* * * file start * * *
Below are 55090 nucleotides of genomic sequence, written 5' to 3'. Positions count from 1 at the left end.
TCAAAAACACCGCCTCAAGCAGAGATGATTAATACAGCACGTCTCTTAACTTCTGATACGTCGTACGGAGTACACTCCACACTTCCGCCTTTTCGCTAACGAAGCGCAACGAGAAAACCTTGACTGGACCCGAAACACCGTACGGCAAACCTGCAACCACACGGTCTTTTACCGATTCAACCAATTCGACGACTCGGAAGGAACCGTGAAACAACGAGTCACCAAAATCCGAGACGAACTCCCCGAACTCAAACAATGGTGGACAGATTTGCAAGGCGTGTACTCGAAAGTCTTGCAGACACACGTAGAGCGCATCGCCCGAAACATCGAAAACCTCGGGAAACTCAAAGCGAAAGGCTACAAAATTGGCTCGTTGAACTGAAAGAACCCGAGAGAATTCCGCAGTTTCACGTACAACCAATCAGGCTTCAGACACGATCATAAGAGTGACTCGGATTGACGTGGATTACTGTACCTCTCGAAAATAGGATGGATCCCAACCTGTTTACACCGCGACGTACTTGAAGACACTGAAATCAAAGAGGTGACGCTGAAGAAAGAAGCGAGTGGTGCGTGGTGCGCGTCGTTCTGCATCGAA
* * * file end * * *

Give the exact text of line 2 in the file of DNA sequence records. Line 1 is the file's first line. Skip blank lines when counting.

TCAAAAACACCGCCTCAAGCAGAGATGATTAATACAGCACGTCTCTTAACTTCTGATACGTCGTACGGAGTACACTCCACACTTCCGCCTTTTCGCTAACGAAGCGCAACGAGAAAACCTTGACTGGACCCGAAACACCGTACGGCAAACCTGCAACCACACGGTCTTTTACCGATTCAACCAATTCGACGACTCGGAAGGAACCGTGAAACAACGAGTCACCAAAATCCGAGACGAACTCCCCGAACTCAAACAATGGTGGACAGATTTGCAAGGCGTGTACTCGAAAGTCTTGCAGACACACGTAGAGCGCATCGCCCGAAACATCGAAAACCTCGGGAAACTCAAAGCGAAAGGCTACAAAATTGGCTCGTTGAACTGAAAGAACCCGAGAGAATTCCGCAGTTTCACGTACAACCAATCAGGCTTCAGACACGATCATAAGAGTGACTCGGATTGACGTGGATTACTGTACCTCTCGAAAATAGGATGGATCCCAACCTGTTTACACCGCGACGTACTTGAAGACACTGAAATCAAAGAGGTGACGCTGAAGAAAGAAGCGAGTGGTGCGTGGTGCGCGTCGTTCTGCATCGAA